China's Women to Watch

Coke's Marina Palma Feels Right at Home in Fast-Paced China

Native Argentine Has Spearheaded Enormous Projects Such as This Summer's Olympic Effort in Just Months

By Published on .

There's a joke Marina Palma remembers from her childhood in Buenos Aires: If every person in China jumped at the same time, the jolt would send Argentina flying off the edge of the planet.

That idea -- the power of a united China -- helped inspire Coca-Cola's Olympics campaign this summer. Spearheaded by Ms. Palma, the integrated effort urges Chinese consumers to contribute "beats" to help motivate the country's athletes in London. The response was enthusiastic -- more than 195 million beats were submitted and compiled into a "people's anthem."

Marina Palma
Marina Palma

"Marina has brought a new level of strategic thinking to our sparkling brands in China in terms of the bigness of the consumer connection," said Robert Foye, Coca-Cola's chief marketing, customer and commercial officer in Greater China. "This year's big, integrated Olympics campaign for brand Coca-Cola is indicative of that ."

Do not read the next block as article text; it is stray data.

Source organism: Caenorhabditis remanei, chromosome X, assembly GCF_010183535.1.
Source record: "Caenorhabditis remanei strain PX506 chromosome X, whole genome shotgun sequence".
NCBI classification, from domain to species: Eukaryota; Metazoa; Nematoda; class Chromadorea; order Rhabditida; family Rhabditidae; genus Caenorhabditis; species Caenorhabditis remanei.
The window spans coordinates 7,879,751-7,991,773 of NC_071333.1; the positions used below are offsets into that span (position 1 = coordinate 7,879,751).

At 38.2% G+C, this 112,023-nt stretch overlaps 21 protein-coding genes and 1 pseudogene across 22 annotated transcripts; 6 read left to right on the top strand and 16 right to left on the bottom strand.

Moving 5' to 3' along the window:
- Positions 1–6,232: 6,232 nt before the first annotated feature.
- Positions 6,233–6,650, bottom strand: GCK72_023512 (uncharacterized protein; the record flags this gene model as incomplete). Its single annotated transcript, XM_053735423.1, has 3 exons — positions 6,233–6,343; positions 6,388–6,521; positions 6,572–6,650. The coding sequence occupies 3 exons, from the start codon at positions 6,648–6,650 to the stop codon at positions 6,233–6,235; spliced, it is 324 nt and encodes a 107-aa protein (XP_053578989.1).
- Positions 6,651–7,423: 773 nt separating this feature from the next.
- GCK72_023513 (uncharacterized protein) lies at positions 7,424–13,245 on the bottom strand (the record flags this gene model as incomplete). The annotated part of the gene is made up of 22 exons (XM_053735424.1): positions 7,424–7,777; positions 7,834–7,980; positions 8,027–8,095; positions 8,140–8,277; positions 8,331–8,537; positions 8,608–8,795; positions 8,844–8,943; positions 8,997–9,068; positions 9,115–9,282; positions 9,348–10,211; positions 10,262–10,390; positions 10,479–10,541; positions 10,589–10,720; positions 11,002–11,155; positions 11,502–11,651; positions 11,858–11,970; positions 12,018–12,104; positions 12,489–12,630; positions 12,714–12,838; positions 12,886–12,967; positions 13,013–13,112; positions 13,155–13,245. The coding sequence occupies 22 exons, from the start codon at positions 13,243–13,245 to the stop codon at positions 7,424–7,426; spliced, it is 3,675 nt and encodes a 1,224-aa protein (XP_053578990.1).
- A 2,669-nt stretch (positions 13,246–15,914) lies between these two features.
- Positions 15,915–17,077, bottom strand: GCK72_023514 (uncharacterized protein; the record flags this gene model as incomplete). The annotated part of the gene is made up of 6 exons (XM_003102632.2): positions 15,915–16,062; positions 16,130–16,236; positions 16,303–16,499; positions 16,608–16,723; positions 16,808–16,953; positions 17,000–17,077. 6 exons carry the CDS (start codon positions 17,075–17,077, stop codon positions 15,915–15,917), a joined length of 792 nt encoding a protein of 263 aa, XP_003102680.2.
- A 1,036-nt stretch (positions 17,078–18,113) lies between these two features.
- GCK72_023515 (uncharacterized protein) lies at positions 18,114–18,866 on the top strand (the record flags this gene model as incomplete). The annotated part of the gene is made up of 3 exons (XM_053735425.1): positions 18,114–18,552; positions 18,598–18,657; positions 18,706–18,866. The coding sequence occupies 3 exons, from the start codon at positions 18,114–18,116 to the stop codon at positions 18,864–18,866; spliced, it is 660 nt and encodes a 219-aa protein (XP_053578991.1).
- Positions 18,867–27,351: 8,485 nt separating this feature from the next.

Ms. Palma's 21-year career at Coca-Cola has included stints in Latin America and Europe. Since arriving in Shanghai a year ago, she's been struck by the speed at which things happen in China. The Olympic campaign, which involves multiple agencies and everything from a traveling roadshow to an Angry Birds game, was developed in four months.

"The opportunity is lost if you don't go for it quickly. That is very much part of the cultural backdrop," Ms. Palma said. "It's a very competitive market, a very dynamic market. You just don't have the luxury of long debates, and unnecessary rounds of thinking and polishing."

Though Buenos Aires is literally on the other side of the planet, Ms. Palma finds her heritage can be an advantage for working in China.

"Argentina's been through so many changes and crises that one of the things I grew up with is the notion that the only thing you can count on is change," she said.

If her high-flying global resume is any indication, Ms. Palma will eventually move on to a post with an even higher profile. But one thing is sure. "The challenge after China is that I'm unlikely to find something as exciting," she said with a laugh.

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